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Breaking Barriers to Patient Compliance

Breaking Barriers to Patient Compliance

Nurses can enhance patient understanding of and adherence to their overall treatment plans by strengthening communication, rapport, and education.

It Starts with Communication

Asking the right questions and opening the lines of communication between patient and nurse can uncover critical barriers to treatment compliance.

  • Pose questions in a constructive, problem-solving manner. For example, “I see that you have not been completing your daily exercises. I wonder if they are causing you too much pain, or if there is some other reason?”
  • Try to relate personally to the patient to build a stronger therapeutic partnership. Get the patient to express what the nurse and care team can be doing to help them better meet their personal health goals.
  • Set and adhere to a discussion agenda for every encounter. Begin with a discussion of the patient’s personal goals and issues before moving on, such as “First, tell me what concerns you most, and then we’ll discuss test results.”

 

Encouraging Cooperation and Participation

Explain to patients that they must take some responsibility for the outcome of their care and treatment. Let them know that everyone caring for them wants them to be successful in regaining their health.

  • Clearly and explicitly convey the severity of the problem and the risks of not properly carrying out instructions. Give the patient an opportunity to ask questions and clarify the instructions.
  • Find out if there are any underlying factors affecting compliance. For example, “It sounds as though you may be concerned about the medication’s possible side effects. Is that why you have not taken it as prescribed?”
  • Identify any practical or logistical difficulties that may hinder compliance.
  • End each encounter by having the patient verbalize at least one self-management goal.

 

Helping Patients Manage Logistics

Sometimes a patient’s noncompliance issue is out of their hands due to a lack of personal support at home or financial restraints. Uncover where those patients are struggling:

  • Do health care information records note who can help your patient when they’re outside of the health care setting?
  • Are patients asked whether they can get to appointments via car or public transportation, and are responses documented in the patient care record?
  • If a patient lacks the physical or mental capacity to perform such essential tasks as changing dressings or picking up prescriptions, has a relative or friend been asked to assist, with the permission of the patient or legal guardian?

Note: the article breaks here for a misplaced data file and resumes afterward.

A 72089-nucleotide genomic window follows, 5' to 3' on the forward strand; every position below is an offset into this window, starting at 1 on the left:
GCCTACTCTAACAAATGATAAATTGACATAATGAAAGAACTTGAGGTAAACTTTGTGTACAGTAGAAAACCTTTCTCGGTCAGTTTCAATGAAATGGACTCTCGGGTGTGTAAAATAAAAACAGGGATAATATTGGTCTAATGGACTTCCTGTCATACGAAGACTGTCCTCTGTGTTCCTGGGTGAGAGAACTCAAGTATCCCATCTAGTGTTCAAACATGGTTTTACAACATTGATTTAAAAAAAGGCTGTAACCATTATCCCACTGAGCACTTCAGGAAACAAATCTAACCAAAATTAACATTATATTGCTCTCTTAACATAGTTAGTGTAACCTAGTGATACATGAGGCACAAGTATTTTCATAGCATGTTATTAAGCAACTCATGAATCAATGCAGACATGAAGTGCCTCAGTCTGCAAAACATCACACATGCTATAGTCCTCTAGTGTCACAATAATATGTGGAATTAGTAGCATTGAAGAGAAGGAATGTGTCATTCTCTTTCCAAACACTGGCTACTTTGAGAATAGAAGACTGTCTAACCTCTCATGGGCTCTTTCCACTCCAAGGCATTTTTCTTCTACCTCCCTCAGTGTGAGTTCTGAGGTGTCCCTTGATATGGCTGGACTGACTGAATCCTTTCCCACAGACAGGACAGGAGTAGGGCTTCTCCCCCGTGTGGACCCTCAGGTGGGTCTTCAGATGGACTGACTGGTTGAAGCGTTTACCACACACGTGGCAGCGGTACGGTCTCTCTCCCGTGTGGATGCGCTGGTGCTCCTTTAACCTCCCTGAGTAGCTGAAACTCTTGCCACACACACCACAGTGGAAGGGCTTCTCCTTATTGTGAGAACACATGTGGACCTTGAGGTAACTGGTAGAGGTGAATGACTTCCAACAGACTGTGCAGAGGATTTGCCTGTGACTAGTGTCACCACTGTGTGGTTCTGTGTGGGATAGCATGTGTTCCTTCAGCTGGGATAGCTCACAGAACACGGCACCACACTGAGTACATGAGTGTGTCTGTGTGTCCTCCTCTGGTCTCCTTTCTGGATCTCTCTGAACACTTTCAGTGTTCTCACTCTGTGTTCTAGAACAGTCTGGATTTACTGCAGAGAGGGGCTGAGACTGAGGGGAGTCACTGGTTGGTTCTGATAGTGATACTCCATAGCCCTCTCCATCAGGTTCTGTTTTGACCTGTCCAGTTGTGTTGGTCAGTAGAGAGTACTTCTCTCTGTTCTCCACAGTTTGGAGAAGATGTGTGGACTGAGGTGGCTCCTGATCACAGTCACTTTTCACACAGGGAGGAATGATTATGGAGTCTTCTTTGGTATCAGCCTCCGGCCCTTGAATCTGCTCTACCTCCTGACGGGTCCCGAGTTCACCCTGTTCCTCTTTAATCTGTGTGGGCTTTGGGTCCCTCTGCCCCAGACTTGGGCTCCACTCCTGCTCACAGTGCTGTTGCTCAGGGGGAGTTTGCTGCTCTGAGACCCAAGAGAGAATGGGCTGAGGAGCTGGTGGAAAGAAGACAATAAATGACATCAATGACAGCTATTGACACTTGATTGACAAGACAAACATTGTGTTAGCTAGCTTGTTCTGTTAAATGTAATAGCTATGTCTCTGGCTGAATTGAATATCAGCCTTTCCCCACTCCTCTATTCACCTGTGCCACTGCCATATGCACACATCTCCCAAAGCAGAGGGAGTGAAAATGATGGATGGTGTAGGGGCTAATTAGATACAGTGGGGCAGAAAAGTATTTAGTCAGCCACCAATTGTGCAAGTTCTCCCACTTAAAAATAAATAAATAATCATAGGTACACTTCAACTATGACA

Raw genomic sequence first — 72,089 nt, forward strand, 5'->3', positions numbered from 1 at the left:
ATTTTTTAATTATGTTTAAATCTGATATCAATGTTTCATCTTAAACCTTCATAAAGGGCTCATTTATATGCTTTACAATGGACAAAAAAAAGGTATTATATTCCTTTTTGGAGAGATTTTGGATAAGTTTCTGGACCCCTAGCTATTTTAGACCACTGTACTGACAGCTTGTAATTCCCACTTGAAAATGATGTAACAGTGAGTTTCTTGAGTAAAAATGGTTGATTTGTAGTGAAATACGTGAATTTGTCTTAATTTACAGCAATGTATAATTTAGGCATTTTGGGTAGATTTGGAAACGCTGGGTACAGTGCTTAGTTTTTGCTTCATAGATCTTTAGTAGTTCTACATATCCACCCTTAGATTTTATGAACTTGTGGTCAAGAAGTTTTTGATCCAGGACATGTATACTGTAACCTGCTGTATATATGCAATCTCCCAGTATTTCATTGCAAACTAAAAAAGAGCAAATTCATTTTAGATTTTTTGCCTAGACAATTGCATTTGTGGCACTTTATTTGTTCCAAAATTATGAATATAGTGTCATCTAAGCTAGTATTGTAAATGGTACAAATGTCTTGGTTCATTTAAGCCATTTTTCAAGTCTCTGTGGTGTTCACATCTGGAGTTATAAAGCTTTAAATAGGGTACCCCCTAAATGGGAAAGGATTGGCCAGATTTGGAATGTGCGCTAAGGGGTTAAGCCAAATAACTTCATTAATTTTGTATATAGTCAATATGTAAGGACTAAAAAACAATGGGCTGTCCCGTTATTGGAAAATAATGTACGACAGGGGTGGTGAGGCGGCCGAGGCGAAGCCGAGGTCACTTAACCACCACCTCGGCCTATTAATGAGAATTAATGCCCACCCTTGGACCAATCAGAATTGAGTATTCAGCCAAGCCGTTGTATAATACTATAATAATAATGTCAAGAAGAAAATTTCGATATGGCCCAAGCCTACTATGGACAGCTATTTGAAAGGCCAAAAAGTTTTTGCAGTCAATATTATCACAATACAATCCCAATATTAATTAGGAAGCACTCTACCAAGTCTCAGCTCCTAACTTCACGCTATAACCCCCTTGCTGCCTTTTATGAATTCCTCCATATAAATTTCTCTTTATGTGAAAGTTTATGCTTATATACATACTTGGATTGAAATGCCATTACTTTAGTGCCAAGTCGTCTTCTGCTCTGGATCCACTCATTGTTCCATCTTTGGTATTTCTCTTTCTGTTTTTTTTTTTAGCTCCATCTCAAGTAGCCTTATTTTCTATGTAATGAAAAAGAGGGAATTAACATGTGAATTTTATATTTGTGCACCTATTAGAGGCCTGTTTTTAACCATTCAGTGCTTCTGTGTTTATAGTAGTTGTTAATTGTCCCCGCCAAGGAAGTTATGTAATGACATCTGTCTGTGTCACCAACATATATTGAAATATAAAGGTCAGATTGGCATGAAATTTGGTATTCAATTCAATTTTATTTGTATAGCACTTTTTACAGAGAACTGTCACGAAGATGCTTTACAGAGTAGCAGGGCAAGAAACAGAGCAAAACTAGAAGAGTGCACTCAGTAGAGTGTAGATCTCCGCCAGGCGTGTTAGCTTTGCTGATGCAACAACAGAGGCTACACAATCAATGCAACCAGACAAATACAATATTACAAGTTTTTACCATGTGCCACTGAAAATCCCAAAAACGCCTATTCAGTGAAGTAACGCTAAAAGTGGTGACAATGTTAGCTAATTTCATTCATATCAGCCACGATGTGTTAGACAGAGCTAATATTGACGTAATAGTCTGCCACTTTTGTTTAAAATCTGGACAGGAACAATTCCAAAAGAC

• Is the patient concerned about financial constraints such as out of pocket costs for treatment, or having to take time off of work?
  • Document these concerns in the patient care record, and work with the patient and their primary care provider (with the patient’s permission) to find solutions.

 

Supporting the Effort with Documentation

To help staff deal with hostile, manipulative, or uncooperative patients, written protocols should be in place to help all staff respond to and deal with difficult patients and unacceptable behavior, such as belligerent voicemail messages or yelling at staff. This should also include ways to document and procedures for such common concerns as repeated prescription refill requests of questionable nature, appointment or procedure cancellations, and neglecting to take medications, do exercises, or make necessary lifestyle changes.

Monitoring Compliance

Driving patient compliance often means health care teams need to repeat themselves again, and again, and again. Different tools can help nurses drive compliance, such as telephone and/or email reminders, and making a point to schedule follow up and referral appointments before patients leave the facility. Nurses should also document no-shows and conduct telephone follow-up within 24 hours.

Know if there is a written policy for terminating the patient-provider relationship if the patient is chronically noncompliant and fails to respond to reminders and other messages.

Keep at It

Patient noncompliance is a deep issue with no easy answers or simple solutions. Nurses in almost any setting will encounter noncompliant patients, but with consistent communication and a persistent, but cooperative, spirit nurses can work to overcome the risk of noncompliance one patient at a time. Nurses also can explore Nurses Service Organization’s patient self-assessment checklist to help facilitate open communications.1

 

Resources

  1. CNA and Nurses Service Organization. Patient Compliance: A Self-assessment Checklist. 2015. Retrieved from: http://www.nso.com/Documents/RiskEducation/Businesses/CNA_HP15-7_SelfAssess_Checklist.pdf

 

Adapted from Breaking Barriers to Patient Compliance by Jennifer Flynn, CPHRM, which originally appeared in Minority Nurse, and is used with permission from Nurses Service Organization (NSO).

Jennifer Flynn, CPHRM, Risk Manager, Nurses Service Organization, Healthcare Division, Aon Affinity, Philadelphia. Phone: (215) 773-4513. Email: Jennifer.Flynn@aon.com.

This risk management information was provided by Nurses Service Organization (NSO), the nation's largest provider of nurses’ professional liability insurance coverage for over 550,000 nurses since 1976. ARIN endorses the individual professional liability insurance policy administered through NSO and underwritten by American Casualty Company of Reading, Pennsylvania, a CNA company. Reproduction without permission of the publisher is prohibited. For questions, send an e-mail to service@nso.com or call 1-800-247-1500. www.nso.com.

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